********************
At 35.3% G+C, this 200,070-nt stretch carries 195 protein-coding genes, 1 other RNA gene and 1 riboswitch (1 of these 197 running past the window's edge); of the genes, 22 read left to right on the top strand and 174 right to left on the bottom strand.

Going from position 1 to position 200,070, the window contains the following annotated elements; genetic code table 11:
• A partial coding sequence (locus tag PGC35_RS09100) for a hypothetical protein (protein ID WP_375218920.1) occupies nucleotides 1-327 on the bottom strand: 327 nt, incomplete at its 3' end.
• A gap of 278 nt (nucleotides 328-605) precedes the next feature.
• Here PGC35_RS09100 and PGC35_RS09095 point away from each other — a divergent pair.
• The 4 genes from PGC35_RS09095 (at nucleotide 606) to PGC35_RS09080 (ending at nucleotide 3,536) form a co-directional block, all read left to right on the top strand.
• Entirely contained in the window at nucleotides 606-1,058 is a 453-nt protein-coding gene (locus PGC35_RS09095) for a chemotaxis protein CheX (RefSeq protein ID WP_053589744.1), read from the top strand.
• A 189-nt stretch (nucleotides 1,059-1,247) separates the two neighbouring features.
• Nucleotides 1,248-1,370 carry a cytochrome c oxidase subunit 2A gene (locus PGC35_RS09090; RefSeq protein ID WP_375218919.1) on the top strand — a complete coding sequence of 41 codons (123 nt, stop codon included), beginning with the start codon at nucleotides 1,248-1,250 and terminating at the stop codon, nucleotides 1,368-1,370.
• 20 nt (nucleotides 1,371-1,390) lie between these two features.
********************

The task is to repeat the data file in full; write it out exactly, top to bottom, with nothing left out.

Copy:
At 35.3% G+C, this 200,070-nt stretch carries 195 protein-coding genes, 1 other RNA gene and 1 riboswitch (1 of these 197 running past the window's edge); of the genes, 22 read left to right on the top strand and 174 right to left on the bottom strand.

Going from position 1 to position 200,070, the window contains the following annotated elements; genetic code table 11:
• A partial coding sequence (locus tag PGC35_RS09100) for a hypothetical protein (protein ID WP_375218920.1) occupies nucleotides 1-327 on the bottom strand: 327 nt, incomplete at its 3' end.
• A gap of 278 nt (nucleotides 328-605) precedes the next feature.
• Here PGC35_RS09100 and PGC35_RS09095 point away from each other — a divergent pair.
• The 4 genes from PGC35_RS09095 (at nucleotide 606) to PGC35_RS09080 (ending at nucleotide 3,536) form a co-directional block, all read left to right on the top strand.
• Entirely contained in the window at nucleotides 606-1,058 is a 453-nt protein-coding gene (locus PGC35_RS09095) for a chemotaxis protein CheX (RefSeq protein ID WP_053589744.1), read from the top strand.
• A 189-nt stretch (nucleotides 1,059-1,247) separates the two neighbouring features.
• Nucleotides 1,248-1,370 carry a cytochrome c oxidase subunit 2A gene (locus PGC35_RS09090; RefSeq protein ID WP_375218919.1) on the top strand — a complete coding sequence of 41 codons (123 nt, stop codon included), beginning with the start codon at nucleotides 1,248-1,250 and terminating at the stop codon, nucleotides 1,368-1,370.
• 20 nt (nucleotides 1,371-1,390) lie between these two features.